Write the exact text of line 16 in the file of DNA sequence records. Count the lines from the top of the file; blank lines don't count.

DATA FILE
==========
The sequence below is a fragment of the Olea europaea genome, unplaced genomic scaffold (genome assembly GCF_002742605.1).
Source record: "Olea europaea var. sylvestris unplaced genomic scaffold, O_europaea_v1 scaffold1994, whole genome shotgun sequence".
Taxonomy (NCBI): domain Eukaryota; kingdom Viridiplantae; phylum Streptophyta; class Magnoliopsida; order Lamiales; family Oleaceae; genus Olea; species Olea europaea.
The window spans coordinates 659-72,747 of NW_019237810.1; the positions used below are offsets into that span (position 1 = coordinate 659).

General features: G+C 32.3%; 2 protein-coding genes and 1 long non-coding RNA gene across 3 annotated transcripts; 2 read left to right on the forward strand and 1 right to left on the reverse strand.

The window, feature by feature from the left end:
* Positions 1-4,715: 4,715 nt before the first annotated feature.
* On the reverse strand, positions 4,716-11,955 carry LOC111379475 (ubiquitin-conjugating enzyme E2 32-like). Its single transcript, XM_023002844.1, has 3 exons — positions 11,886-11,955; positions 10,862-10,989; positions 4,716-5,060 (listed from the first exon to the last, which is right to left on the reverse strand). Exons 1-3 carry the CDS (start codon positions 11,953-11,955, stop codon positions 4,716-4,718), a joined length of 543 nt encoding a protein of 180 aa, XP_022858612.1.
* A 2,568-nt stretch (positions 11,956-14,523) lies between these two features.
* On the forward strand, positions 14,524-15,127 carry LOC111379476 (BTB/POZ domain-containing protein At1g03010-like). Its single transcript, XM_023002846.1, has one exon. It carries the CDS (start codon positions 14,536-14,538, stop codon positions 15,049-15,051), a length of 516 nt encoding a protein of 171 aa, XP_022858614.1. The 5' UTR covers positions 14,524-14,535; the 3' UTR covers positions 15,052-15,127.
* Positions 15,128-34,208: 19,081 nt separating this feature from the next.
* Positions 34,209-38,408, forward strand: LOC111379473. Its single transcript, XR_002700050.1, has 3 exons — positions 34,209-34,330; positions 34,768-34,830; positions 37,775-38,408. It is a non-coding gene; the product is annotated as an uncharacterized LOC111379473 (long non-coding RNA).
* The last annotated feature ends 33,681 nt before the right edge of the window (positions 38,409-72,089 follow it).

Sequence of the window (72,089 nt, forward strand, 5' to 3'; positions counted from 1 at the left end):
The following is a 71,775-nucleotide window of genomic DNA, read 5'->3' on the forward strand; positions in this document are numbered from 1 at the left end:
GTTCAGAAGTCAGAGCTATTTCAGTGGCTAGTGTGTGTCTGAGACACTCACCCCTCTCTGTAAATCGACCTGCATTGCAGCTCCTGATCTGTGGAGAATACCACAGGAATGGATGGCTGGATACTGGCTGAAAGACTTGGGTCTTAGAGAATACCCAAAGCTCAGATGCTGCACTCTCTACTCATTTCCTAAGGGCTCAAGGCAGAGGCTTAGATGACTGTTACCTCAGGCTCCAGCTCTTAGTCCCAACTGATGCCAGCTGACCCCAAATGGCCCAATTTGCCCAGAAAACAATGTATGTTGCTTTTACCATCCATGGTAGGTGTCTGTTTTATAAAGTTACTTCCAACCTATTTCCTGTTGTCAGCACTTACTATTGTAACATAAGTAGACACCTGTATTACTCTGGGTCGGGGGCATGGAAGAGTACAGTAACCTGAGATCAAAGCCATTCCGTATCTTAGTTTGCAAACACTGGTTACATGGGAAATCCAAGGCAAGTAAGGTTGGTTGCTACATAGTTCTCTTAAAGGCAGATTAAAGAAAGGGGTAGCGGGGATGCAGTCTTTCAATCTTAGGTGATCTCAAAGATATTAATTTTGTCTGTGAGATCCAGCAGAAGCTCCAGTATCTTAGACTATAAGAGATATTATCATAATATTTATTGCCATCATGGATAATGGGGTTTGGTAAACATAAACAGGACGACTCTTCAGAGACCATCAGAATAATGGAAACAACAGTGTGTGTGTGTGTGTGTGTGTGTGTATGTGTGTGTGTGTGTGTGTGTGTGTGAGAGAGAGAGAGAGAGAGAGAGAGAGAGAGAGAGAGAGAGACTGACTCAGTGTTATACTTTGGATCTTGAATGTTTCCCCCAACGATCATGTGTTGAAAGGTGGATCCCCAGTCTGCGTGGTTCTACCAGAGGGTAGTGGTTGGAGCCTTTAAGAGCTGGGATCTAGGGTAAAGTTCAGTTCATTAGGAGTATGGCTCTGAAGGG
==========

GTTCAGAAGTCAGAGCTATTTCAGTGGCTAGTGTGTGTCTGAGACACTCACCCCTCTCTGTAAATCGACCTGCATTGCAGCTCCTGATCTGTGGAGAATACCACAGGAATGGATGGCTGGATACTGGCTGAAAGACTTGGGTCTTAGAGAATACCCAAAGCTCAGATGCTGCACTCTCTACTCATTTCCTAAGGGCTCAAGGCAGAGGCTTAGATGACTGTTACCTCAGGCTCCAGCTCTTAGTCCCAACTGATGCCAGCTGACCCCAAATGGCCCAATTTGCCCAGAAAACAATGTATGTTGCTTTTACCATCCATGGTAGGTGTCTGTTTTATAAAGTTACTTCCAACCTATTTCCTGTTGTCAGCACTTACTATTGTAACATAAGTAGACACCTGTATTACTCTGGGTCGGGGGCATGGAAGAGTACAGTAACCTGAGATCAAAGCCATTCCGTATCTTAGTTTGCAAACACTGGTTACATGGGAAATCCAAGGCAAGTAAGGTTGGTTGCTACATAGTTCTCTTAAAGGCAGATTAAAGAAAGGGGTAGCGGGGATGCAGTCTTTCAATCTTAGGTGATCTCAAAGATATTAATTTTGTCTGTGAGATCCAGCAGAAGCTCCAGTATCTTAGACTATAAGAGATATTATCATAATATTTATTGCCATCATGGATAATGGGGTTTGGTAAACATAAACAGGACGACTCTTCAGAGACCATCAGAATAATGGAAACAACAGTGTGTGTGTGTGTGTGTGTGTGTGTATGTGTGTGTGTGTGTGTGTGTGTGTGAGAGAGAGAGAGAGAGAGAGAGAGAGAGAGAGAGAGAGAGACTGACTCAGTGTTATACTTTGGATCTTGAATGTTTCCCCCAACGATCATGTGTTGAAAGGTGGATCCCCAGTCTGCGTGGTTCTACCAGAGGGTAGTGGTTGGAGCCTTTAAGAGCTGGGATCTAGGGTAAAGTTCAGTTCATTAGGAGTATGGCTCTGAAGGG